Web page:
Who needs egg donation?
The use of an egg donor is not for specific groups of people who wish to become parents , many people can benefit from the use of donor eggs and in some cases it’s the best way to ensure a healthy pregnancy. There is a wide variety of reasons people may require the assistance of an egg donor to create their family. Some of these include.
Older women with age related fertility decline.
Same sex male couples/singles - require the assistance of an egg donor as neither partner has their own biological eggs. Other people who from the LGBTQIA+ community may also require the assistance of an egg donor.
Women born with no ovaries or following the loss of one or both ovaries (following trauma or surgery).
Following cancer treatment, which result may have resulted in the damage or loss of the remaining eggs.
If there is a risk of passing on a genetic condition through use of the eggs.
Compromised or poor egg quality – some women undergo early menopause or have an insufficiency of eggs where the number and quality of their eggs is poor.
After Several IVF (In vitro fertilization) attempts have been unsuccessful an egg donor may assist if the egg quality is poor.
Our team at Manor Medical are here to support you in deciding whether egg donation is right for you.
Deciding to use an egg donor
The team at Manor Medical understands that the use of an egg donor may be complex and life changing decision to make.
The decision to move forward with egg donation requires information and support to assist intending parents consider all the options available. It is recommended to discuss your own individual situation and requirements with our Patient Operations Team, your fertility specialist and seek the support of a fertility counsellor.
In Australia counselling of all parties involved in the donation is mandatory. This allows intending parents/s to explore their thoughts and feelings about the use of an egg donation in creating their family. Counselling is usually completed at the clinic where treatment will take place.
Manor Medical has a counsellor who understands the Australian environment and is a member of the Australia New Zealand Fertility Counsellors Association and is available to all our intending parents throughout their journey with Manor Medical.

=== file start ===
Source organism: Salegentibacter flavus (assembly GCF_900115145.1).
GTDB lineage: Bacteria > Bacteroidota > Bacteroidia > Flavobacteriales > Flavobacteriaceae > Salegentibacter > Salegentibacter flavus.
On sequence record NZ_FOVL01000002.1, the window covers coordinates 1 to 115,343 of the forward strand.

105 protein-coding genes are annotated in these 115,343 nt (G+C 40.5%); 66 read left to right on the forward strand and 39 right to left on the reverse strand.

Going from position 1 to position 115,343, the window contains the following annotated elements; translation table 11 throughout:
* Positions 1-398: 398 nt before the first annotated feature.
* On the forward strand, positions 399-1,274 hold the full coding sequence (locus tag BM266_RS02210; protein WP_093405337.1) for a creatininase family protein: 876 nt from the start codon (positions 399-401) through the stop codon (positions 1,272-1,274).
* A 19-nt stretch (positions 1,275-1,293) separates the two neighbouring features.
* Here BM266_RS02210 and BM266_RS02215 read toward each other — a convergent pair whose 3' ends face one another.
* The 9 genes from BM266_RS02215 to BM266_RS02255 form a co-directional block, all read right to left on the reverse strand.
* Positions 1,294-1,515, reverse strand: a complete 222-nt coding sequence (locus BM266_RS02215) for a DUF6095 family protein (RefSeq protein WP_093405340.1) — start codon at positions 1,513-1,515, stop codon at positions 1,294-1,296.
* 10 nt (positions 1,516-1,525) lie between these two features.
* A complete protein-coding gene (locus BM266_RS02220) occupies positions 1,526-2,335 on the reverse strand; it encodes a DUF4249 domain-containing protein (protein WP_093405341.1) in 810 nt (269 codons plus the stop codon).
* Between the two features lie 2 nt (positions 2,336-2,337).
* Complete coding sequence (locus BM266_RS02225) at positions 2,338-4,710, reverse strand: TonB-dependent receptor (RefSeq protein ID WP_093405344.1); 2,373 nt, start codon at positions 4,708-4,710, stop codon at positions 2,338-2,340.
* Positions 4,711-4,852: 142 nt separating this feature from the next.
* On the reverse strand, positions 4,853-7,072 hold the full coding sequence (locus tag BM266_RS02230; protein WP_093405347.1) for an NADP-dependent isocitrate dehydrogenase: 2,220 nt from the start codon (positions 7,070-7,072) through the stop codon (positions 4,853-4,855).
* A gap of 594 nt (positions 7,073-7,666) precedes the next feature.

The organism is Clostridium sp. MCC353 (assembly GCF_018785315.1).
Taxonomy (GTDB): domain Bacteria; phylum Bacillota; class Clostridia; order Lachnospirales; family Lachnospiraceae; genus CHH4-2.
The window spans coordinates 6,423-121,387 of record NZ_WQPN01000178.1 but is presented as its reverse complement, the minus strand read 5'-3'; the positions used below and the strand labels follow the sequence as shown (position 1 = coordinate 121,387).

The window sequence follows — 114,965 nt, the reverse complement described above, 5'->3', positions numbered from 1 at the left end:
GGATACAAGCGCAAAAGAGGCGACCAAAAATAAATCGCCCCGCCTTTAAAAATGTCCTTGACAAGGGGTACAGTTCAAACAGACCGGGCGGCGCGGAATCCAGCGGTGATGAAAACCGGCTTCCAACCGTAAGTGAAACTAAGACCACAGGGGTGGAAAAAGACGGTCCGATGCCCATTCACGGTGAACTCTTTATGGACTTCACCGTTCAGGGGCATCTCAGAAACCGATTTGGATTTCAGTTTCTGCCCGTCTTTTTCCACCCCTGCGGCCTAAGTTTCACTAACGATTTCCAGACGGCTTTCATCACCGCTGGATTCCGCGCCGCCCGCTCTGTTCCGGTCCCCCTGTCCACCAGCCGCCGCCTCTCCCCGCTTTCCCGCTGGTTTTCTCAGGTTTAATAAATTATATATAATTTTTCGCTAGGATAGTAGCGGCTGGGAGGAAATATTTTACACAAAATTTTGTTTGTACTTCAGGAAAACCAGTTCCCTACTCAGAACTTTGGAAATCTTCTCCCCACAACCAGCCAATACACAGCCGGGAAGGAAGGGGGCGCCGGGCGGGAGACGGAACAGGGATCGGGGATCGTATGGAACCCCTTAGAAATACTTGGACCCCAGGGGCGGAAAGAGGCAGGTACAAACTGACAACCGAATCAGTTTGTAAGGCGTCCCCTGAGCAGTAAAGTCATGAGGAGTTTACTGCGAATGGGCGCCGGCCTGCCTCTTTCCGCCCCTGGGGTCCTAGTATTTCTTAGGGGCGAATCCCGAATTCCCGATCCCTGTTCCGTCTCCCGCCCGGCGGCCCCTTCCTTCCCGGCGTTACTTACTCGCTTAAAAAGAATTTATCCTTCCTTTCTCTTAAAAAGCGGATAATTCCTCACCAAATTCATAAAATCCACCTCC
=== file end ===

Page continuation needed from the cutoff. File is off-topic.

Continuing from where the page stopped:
It is important to consider what is best for you and the welfare of the children born through donor conception. Counselling can assist in this process. Things which may be explored in counselling are:
Grief and loss in relation to the intending parents fertility and their initial hopes to have their own genetic family.
The level of agreement between a couple (if applicable) about the use of donated eggs.
Understanding the legislative framework of egg donation.
Having a child who is not genetically related to one or both parents.
Parenting alone, in the case of a single intending parent.
Rights of and disclosure to the child - research has proven that donor conceived people do best if they know how they were conceived and have easy access to information about their donor and their genetic origins.
Why, how and when to tell a child about their genetic origins.
A child’s possible future interest in contacting the donor and how they may do this.
Who will be told about the donation?
The possibility the donation may not be successful.
The right to know
There is growing acknowledgement around the world that disclosure of their genetic origins to donor conceived individuals is recommended and that long-term record keeping is important to allow donor conceived individuals future access to information about their genetic origins and potentially connect with their donor.
Manor Medical respects this and ensures all donors who are donating through the Australian program are given information to make an informed consent to be an open identity donor.
In Australia, no clinic can offer treatment with an anonymous donor. All donors accessed in Australia and used for treatment must consent to their identifying information and medical history to be recorded, stored and available to children conceived through their donation once they turn 18 years (16 in Western Australia) years of age.
Intending parents are encouraged to tell their children about their story of how they were conceived at an early age and this been shown to be in the best interests for the children. There are many resources through your clinic and through local state agencies which can assist with information on telling your story to your future children.
Please ask us if you would like any recommendations.
Finding an Egg Donor
Options of egg donation include finding someone you know who is happy to donate eggs, a friend, work colleague or distant family member. Others will seek to use a donor recruited by their clinic either locally or internationally or some will search online through established egg donation forums. Others will travel overseas to access egg donation.
Sometimes the journey to find a donor can be arduous as intending parents need be open to tell their personal story and let a third person into their life to assist them.
Manor Medical offers a seamless new solution in finding your ideal donor. Our local Australia team support you at each step along the way.
Manor Medical can either import your chosen frozen donor eggs to your clinic in Australia or we can assist intending parents to have treatment in our facilities in Tbilisi, Georgia or Tel Aviv, Israel using fresh donor eggs, if you prefer.
If you choose to have treatment at our own facilities, all donors for Australia meet the strict requirements for open identity and other required regulations so any resulting embryos will be able to be shipped back a partnering clinic in Australia.